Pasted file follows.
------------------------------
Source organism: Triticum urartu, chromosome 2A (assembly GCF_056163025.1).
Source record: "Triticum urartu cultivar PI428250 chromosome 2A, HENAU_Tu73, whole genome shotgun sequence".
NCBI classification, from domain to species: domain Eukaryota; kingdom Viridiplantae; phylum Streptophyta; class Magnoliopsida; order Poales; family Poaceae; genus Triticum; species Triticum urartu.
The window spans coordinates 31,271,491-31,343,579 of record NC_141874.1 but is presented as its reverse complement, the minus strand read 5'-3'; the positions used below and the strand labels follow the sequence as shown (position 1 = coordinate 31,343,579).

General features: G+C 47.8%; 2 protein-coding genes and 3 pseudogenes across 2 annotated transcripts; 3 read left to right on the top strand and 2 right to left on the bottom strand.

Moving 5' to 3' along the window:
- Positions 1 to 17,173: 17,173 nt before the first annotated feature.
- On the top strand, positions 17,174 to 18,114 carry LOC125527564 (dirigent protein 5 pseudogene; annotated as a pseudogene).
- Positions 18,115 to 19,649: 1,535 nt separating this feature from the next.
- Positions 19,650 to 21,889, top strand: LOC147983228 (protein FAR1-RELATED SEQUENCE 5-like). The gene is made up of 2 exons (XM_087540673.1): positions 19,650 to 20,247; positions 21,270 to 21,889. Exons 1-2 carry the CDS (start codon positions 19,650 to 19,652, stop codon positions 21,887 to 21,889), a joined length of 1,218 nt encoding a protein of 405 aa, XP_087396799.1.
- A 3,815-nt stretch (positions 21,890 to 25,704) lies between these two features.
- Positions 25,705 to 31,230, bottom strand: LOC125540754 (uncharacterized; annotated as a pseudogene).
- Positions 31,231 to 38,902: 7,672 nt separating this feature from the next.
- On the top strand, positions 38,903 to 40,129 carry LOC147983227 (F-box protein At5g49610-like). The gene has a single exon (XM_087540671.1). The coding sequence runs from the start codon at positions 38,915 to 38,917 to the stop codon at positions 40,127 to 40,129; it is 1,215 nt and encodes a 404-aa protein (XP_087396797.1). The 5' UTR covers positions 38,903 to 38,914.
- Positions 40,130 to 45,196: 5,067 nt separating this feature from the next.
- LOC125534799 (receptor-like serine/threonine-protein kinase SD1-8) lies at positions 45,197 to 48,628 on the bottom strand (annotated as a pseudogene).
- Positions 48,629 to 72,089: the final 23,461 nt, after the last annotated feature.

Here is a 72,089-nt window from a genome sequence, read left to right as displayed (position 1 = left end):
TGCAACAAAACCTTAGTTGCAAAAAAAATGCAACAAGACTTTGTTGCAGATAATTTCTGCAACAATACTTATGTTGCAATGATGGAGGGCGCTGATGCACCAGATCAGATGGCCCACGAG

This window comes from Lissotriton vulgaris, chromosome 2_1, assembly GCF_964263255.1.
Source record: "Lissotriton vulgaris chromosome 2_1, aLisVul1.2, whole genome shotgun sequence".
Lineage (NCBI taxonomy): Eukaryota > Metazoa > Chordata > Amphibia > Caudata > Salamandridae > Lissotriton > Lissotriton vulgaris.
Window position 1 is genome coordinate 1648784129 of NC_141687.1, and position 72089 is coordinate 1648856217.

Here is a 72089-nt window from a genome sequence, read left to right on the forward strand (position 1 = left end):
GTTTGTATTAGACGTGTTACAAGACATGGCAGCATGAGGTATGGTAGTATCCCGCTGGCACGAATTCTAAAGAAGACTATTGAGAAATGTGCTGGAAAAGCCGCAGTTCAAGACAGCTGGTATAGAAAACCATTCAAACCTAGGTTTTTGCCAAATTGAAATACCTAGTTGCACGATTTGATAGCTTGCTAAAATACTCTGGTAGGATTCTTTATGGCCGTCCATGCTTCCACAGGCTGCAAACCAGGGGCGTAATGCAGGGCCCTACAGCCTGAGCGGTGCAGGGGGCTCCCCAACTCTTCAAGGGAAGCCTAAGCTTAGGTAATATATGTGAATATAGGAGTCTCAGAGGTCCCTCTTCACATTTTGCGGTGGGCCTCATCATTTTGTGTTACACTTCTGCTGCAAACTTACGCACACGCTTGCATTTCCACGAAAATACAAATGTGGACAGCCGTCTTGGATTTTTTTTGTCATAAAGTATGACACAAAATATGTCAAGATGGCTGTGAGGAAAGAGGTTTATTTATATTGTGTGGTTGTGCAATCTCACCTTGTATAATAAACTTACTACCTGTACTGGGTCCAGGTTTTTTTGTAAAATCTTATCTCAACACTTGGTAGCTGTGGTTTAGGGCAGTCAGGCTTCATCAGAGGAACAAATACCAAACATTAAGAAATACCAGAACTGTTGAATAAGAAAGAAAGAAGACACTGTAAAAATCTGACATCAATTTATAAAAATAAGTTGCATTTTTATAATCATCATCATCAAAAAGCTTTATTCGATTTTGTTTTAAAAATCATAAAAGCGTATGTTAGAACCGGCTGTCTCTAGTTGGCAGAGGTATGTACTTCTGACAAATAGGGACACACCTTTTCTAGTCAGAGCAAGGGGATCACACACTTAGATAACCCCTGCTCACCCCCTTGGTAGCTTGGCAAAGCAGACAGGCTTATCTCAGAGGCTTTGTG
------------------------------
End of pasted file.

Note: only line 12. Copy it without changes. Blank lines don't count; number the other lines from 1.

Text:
- Positions 25,705 to 31,230, bottom strand: LOC125540754 (uncharacterized; annotated as a pseudogene).